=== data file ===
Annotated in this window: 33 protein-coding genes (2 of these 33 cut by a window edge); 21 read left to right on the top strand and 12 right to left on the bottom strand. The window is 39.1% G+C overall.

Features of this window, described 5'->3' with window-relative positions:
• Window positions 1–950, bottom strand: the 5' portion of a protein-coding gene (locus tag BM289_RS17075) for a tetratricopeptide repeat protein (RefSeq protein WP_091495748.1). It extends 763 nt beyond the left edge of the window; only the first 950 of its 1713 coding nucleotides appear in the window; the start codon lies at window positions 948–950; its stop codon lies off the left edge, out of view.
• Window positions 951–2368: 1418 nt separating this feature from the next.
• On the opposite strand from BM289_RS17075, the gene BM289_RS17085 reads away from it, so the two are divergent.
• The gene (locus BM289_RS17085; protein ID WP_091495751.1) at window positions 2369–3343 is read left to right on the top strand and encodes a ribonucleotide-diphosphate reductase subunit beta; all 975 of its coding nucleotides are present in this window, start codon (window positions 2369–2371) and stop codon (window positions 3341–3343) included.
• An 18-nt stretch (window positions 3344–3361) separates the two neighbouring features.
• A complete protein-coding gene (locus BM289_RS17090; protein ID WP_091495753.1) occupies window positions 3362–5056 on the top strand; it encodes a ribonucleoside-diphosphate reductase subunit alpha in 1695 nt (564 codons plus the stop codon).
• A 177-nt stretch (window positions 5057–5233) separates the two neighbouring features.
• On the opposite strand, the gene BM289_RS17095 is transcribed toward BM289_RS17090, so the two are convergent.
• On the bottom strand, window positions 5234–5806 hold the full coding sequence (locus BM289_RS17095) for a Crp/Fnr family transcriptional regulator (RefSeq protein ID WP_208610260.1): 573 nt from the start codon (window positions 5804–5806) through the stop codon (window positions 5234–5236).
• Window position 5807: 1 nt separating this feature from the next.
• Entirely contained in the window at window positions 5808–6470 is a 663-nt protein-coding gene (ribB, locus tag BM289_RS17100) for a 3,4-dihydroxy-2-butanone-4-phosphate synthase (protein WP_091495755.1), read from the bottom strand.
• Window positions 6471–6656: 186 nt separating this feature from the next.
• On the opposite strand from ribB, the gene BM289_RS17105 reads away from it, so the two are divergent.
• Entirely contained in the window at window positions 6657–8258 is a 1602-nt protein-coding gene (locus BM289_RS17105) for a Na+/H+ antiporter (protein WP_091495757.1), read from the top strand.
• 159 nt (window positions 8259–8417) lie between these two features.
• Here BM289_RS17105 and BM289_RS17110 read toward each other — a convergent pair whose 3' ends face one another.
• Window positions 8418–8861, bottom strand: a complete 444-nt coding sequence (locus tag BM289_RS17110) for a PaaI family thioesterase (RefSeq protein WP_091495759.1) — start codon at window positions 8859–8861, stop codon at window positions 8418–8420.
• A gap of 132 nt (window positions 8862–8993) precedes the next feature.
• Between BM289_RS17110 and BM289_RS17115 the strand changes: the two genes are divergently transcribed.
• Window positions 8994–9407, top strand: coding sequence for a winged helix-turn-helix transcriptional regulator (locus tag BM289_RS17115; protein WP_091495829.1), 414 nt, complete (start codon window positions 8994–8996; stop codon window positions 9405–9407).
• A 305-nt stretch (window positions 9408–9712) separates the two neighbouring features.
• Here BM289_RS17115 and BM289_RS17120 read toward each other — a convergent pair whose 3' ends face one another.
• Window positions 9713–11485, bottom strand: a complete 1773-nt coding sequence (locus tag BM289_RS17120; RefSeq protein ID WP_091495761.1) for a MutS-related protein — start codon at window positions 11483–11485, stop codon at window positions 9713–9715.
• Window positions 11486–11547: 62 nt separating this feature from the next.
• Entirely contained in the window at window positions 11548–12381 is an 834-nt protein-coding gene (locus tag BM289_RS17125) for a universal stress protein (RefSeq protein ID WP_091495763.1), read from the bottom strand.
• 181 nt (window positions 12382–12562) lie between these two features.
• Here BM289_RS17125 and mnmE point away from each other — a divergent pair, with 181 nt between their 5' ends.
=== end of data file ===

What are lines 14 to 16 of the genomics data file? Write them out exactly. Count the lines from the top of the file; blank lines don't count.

• Window positions 6471–6656: 186 nt separating this feature from the next.
• On the opposite strand from ribB, the gene BM289_RS17105 reads away from it, so the two are divergent.
• Entirely contained in the window at window positions 6657–8258 is a 1602-nt protein-coding gene (locus BM289_RS17105) for a Na+/H+ antiporter (protein WP_091495757.1), read from the top strand.